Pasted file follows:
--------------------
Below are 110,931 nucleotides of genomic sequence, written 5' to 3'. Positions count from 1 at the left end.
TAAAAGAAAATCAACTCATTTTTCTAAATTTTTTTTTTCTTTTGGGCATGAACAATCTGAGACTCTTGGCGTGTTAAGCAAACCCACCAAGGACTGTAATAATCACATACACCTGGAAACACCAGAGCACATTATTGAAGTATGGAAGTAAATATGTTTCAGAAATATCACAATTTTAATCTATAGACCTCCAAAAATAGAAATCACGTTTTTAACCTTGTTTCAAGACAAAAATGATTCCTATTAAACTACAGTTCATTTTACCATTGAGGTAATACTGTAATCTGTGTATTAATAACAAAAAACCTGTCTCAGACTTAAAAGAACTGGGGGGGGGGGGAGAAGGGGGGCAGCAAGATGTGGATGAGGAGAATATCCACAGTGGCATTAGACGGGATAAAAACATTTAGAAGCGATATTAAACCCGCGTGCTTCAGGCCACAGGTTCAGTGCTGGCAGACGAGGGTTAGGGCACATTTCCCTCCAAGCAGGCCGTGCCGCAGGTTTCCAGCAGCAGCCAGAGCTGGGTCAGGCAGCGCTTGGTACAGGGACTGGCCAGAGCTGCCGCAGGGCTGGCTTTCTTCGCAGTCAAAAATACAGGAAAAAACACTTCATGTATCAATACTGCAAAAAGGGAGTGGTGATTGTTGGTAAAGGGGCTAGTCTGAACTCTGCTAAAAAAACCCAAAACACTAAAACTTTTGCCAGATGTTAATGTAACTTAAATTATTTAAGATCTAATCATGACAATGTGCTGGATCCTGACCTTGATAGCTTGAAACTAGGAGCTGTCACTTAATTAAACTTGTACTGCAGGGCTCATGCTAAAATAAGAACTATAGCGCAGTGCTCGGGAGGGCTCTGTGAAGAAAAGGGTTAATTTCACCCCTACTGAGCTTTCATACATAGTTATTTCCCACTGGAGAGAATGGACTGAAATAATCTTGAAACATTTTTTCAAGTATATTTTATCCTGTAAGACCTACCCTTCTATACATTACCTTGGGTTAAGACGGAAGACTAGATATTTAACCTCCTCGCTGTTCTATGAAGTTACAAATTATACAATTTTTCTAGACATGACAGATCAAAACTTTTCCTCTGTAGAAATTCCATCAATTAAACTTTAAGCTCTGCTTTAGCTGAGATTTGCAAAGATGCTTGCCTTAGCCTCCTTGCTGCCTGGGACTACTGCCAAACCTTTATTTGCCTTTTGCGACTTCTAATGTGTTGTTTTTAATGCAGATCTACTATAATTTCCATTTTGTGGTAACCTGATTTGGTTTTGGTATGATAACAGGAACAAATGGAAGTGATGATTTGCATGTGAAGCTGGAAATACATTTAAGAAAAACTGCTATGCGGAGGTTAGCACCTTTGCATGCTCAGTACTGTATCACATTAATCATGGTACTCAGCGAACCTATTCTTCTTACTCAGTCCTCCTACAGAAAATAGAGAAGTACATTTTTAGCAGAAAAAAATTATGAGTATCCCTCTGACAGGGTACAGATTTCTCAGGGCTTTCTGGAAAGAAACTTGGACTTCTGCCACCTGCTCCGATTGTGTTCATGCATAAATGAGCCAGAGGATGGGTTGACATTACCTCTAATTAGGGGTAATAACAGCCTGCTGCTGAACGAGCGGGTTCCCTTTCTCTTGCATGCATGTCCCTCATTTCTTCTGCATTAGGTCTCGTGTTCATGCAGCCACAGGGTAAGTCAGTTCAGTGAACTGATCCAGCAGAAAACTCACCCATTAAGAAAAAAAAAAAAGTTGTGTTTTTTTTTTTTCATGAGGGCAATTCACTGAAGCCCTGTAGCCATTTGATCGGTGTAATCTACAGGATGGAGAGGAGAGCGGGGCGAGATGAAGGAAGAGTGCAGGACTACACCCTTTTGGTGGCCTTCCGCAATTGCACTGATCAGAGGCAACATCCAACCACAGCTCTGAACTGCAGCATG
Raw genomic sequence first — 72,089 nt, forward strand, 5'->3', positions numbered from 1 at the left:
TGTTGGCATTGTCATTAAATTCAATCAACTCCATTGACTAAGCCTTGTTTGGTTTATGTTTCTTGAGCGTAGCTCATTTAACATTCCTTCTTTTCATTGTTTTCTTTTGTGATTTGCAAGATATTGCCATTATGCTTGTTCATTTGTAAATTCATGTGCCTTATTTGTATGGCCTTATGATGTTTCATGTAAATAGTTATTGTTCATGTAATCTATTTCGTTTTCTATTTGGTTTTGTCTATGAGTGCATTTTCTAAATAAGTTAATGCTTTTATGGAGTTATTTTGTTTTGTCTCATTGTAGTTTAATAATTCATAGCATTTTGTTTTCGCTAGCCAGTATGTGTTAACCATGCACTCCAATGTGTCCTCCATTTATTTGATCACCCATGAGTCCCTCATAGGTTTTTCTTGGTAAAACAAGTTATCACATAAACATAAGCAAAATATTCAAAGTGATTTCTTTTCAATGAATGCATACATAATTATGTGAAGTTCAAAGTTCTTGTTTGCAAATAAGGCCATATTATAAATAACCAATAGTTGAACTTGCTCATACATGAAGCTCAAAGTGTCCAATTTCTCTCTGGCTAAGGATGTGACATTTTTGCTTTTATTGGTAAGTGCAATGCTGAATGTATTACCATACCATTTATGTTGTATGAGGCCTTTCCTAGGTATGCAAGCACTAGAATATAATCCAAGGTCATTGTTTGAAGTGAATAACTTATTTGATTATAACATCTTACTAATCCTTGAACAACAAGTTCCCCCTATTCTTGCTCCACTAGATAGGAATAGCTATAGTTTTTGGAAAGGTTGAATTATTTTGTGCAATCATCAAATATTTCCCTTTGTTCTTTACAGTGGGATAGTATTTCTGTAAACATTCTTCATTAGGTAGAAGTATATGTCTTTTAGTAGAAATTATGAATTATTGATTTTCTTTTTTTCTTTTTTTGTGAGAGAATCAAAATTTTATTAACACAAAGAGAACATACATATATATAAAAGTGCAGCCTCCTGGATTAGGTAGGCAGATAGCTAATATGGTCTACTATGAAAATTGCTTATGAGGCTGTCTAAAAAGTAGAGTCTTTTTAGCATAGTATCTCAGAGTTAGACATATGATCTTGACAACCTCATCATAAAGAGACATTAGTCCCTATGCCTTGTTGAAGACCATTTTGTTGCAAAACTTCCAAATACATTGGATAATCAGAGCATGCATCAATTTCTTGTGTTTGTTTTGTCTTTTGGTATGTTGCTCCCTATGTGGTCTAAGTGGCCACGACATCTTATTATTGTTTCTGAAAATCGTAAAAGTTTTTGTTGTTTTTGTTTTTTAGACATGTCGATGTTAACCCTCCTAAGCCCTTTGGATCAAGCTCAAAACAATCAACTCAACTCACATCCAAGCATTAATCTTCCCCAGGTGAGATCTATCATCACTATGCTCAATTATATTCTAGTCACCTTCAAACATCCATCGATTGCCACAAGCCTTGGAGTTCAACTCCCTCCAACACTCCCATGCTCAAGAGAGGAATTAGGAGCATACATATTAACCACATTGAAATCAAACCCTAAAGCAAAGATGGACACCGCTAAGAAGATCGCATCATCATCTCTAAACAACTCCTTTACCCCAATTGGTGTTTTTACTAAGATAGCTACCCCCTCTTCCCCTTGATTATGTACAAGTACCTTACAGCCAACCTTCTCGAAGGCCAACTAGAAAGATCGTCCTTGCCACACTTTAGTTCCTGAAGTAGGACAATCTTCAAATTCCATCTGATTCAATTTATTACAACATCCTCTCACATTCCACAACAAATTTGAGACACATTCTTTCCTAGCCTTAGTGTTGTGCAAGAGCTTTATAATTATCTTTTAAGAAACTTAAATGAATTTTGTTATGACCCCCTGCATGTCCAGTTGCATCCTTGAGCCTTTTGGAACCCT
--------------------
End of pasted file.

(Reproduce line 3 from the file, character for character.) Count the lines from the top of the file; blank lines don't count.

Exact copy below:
Raw genomic sequence first — 72,089 nt, forward strand, 5'->3', positions numbered from 1 at the left: